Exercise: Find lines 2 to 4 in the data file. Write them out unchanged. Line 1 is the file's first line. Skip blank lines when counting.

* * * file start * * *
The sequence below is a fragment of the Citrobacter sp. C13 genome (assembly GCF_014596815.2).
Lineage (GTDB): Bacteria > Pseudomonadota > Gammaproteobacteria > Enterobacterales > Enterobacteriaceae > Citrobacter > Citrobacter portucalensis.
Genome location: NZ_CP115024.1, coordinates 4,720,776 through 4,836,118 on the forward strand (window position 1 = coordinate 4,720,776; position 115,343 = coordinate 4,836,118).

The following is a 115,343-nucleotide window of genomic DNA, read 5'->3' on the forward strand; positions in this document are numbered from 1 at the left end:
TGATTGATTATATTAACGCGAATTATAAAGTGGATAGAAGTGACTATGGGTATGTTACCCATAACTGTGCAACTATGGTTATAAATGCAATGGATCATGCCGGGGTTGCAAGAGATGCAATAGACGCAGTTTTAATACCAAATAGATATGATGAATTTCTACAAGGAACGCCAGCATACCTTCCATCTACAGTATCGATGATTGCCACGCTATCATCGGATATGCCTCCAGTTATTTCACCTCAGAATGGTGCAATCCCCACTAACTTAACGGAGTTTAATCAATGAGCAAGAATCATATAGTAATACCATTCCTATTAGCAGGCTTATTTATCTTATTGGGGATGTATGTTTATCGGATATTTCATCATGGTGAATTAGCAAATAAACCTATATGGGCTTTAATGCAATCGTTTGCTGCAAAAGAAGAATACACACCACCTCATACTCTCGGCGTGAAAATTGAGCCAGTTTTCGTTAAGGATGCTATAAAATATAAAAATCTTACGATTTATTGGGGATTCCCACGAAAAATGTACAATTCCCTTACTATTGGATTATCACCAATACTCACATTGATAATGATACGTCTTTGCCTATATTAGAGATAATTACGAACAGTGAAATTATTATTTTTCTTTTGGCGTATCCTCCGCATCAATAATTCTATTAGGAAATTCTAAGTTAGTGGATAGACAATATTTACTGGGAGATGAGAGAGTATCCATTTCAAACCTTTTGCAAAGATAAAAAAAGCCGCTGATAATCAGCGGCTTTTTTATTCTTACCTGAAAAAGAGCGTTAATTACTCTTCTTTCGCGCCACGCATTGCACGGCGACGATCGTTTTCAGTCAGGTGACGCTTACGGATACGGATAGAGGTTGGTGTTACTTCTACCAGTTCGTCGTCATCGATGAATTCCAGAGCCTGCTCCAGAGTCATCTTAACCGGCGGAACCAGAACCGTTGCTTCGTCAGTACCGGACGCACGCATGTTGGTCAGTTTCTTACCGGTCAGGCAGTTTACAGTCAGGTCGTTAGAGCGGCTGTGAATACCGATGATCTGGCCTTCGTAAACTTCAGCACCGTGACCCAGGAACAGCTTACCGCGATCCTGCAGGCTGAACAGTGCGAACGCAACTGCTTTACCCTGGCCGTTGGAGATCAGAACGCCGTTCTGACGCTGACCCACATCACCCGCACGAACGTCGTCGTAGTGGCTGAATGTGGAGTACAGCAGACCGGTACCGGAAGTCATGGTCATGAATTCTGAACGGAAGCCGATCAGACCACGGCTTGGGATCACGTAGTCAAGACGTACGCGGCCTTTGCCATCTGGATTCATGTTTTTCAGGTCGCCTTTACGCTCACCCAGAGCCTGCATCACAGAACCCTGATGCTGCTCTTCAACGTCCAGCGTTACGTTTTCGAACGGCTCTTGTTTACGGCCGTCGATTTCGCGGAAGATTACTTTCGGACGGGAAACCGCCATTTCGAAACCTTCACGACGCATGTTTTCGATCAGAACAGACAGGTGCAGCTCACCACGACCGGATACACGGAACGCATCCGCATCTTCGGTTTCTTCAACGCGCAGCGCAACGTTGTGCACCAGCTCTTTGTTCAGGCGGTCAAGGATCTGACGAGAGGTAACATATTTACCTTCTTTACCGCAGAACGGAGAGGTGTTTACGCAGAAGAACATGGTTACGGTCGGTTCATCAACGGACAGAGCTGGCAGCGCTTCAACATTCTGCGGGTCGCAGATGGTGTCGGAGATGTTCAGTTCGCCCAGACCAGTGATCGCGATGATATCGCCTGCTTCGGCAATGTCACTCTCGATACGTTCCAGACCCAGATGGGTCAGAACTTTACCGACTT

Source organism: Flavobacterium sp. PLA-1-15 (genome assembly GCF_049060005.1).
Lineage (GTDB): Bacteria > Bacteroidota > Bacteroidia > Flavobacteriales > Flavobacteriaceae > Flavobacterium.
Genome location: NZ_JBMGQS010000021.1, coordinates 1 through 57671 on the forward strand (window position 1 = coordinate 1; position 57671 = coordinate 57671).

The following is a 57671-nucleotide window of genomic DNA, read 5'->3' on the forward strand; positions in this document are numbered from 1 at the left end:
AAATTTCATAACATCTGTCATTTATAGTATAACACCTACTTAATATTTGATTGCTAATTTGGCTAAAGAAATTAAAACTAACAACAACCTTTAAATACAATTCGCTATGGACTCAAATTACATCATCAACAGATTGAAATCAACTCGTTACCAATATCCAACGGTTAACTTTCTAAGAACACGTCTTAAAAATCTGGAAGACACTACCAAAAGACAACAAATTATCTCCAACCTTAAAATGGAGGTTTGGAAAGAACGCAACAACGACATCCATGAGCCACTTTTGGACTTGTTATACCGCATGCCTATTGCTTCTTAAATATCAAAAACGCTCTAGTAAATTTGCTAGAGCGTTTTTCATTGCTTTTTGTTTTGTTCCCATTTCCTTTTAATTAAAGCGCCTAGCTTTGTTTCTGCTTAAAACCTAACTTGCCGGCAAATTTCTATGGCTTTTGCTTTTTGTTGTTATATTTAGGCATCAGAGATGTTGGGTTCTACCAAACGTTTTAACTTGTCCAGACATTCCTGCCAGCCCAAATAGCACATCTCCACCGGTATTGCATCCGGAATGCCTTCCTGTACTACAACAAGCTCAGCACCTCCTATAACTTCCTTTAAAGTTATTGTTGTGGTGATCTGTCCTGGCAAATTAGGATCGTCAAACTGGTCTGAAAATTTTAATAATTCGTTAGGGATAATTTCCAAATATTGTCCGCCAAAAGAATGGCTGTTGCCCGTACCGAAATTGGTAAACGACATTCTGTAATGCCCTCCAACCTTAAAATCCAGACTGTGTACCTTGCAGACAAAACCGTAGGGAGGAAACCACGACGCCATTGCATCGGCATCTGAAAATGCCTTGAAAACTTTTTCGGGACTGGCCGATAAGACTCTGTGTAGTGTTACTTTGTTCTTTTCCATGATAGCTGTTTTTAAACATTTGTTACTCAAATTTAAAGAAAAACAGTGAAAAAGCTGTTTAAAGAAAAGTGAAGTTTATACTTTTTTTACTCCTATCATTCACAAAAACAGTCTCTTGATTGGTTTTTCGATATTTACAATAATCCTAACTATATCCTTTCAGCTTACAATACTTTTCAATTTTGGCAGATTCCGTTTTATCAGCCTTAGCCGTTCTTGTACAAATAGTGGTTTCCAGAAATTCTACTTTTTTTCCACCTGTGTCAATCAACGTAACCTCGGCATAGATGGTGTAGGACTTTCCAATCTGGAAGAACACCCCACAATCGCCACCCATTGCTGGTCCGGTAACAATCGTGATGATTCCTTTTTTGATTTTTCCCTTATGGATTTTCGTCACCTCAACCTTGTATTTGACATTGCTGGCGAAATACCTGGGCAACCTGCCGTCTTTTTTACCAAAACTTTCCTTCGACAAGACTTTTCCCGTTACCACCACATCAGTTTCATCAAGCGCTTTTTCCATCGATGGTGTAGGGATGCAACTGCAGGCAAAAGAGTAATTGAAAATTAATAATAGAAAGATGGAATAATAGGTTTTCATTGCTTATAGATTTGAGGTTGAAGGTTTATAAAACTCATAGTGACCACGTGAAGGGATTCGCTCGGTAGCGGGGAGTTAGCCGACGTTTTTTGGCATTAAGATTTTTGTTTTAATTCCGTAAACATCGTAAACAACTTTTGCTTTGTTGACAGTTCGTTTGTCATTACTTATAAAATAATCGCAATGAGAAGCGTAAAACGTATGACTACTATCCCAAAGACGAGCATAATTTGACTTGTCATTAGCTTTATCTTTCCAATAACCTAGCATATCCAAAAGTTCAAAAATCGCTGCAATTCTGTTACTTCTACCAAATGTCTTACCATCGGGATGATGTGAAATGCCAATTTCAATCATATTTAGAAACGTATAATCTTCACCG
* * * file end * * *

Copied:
Lineage (GTDB): Bacteria > Pseudomonadota > Gammaproteobacteria > Enterobacterales > Enterobacteriaceae > Citrobacter > Citrobacter portucalensis.
Genome location: NZ_CP115024.1, coordinates 4,720,776 through 4,836,118 on the forward strand (window position 1 = coordinate 4,720,776; position 115,343 = coordinate 4,836,118).

The following is a 115,343-nucleotide window of genomic DNA, read 5'->3' on the forward strand; positions in this document are numbered from 1 at the left end: